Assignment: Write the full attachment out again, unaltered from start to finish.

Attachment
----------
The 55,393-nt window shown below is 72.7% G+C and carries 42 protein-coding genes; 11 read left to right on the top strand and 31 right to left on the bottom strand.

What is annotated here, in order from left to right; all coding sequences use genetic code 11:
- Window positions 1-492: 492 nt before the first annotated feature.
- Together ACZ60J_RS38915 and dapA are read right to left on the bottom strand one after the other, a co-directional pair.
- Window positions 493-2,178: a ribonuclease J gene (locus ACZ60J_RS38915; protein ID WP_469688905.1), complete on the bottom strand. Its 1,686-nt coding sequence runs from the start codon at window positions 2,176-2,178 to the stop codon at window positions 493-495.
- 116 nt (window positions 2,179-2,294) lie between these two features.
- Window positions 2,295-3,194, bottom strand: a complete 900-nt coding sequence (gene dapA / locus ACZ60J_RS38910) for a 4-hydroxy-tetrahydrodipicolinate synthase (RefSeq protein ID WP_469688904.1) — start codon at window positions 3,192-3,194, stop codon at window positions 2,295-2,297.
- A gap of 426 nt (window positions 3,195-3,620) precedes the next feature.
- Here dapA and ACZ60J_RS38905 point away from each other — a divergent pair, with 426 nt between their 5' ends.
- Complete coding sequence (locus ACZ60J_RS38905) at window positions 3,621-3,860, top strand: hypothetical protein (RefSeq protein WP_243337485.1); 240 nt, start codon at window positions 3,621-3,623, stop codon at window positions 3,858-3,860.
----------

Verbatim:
The 55,393-nt window shown below is 72.7% G+C and carries 42 protein-coding genes; 11 read left to right on the top strand and 31 right to left on the bottom strand.

What is annotated here, in order from left to right; all coding sequences use genetic code 11:
- Window positions 1-492: 492 nt before the first annotated feature.
- Together ACZ60J_RS38915 and dapA are read right to left on the bottom strand one after the other, a co-directional pair.
- Window positions 493-2,178: a ribonuclease J gene (locus ACZ60J_RS38915; protein ID WP_469688905.1), complete on the bottom strand. Its 1,686-nt coding sequence runs from the start codon at window positions 2,176-2,178 to the stop codon at window positions 493-495.
- 116 nt (window positions 2,179-2,294) lie between these two features.
- Window positions 2,295-3,194, bottom strand: a complete 900-nt coding sequence (gene dapA / locus ACZ60J_RS38910) for a 4-hydroxy-tetrahydrodipicolinate synthase (RefSeq protein ID WP_469688904.1) — start codon at window positions 3,192-3,194, stop codon at window positions 2,295-2,297.
- A gap of 426 nt (window positions 3,195-3,620) precedes the next feature.
- Here dapA and ACZ60J_RS38905 point away from each other — a divergent pair, with 426 nt between their 5' ends.
- Complete coding sequence (locus ACZ60J_RS38905) at window positions 3,621-3,860, top strand: hypothetical protein (RefSeq protein WP_243337485.1); 240 nt, start codon at window positions 3,621-3,623, stop codon at window positions 3,858-3,860.